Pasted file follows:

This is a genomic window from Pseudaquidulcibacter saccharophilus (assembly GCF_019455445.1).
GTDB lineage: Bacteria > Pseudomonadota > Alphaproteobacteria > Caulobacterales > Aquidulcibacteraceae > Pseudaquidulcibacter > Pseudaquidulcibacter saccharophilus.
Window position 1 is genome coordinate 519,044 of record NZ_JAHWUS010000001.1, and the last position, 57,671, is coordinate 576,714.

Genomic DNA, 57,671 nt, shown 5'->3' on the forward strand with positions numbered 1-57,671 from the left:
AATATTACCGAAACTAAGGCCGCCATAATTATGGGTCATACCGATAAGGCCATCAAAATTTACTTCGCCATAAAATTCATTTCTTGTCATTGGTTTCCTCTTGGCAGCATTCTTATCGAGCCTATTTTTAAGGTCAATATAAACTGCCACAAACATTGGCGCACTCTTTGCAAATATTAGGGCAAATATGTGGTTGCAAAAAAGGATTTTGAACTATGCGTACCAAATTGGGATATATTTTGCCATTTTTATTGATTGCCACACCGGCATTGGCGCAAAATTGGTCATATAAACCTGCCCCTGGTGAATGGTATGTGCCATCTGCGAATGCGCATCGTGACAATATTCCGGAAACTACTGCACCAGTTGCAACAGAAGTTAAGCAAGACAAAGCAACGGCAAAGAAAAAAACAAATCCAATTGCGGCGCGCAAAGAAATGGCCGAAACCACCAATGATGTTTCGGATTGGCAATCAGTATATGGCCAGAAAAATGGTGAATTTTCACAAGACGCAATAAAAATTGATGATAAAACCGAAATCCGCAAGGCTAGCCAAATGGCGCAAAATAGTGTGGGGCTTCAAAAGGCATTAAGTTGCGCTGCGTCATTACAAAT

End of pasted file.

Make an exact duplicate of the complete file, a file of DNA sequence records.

This is a genomic window from Pseudaquidulcibacter saccharophilus (assembly GCF_019455445.1).
GTDB lineage: Bacteria > Pseudomonadota > Alphaproteobacteria > Caulobacterales > Aquidulcibacteraceae > Pseudaquidulcibacter > Pseudaquidulcibacter saccharophilus.
Window position 1 is genome coordinate 519,044 of record NZ_JAHWUS010000001.1, and the last position, 57,671, is coordinate 576,714.

Genomic DNA, 57,671 nt, shown 5'->3' on the forward strand with positions numbered 1-57,671 from the left:
AATATTACCGAAACTAAGGCCGCCATAATTATGGGTCATACCGATAAGGCCATCAAAATTTACTTCGCCATAAAATTCATTTCTTGTCATTGGTTTCCTCTTGGCAGCATTCTTATCGAGCCTATTTTTAAGGTCAATATAAACTGCCACAAACATTGGCGCACTCTTTGCAAATATTAGGGCAAATATGTGGTTGCAAAAAAGGATTTTGAACTATGCGTACCAAATTGGGATATATTTTGCCATTTTTATTGATTGCCACACCGGCATTGGCGCAAAATTGGTCATATAAACCTGCCCCTGGTGAATGGTATGTGCCATCTGCGAATGCGCATCGTGACAATATTCCGGAAACTACTGCACCAGTTGCAACAGAAGTTAAGCAAGACAAAGCAACGGCAAAGAAAAAAACAAATCCAATTGCGGCGCGCAAAGAAATGGCCGAAACCACCAATGATGTTTCGGATTGGCAATCAGTATATGGCCAGAAAAATGGTGAATTTTCACAAGACGCAATAAAAATTGATGATAAAACCGAAATCCGCAAGGCTAGCCAAATGGCGCAAAATAGTGTGGGGCTTCAAAAGGCATTAAGTTGCGCTGCGTCATTACAAAT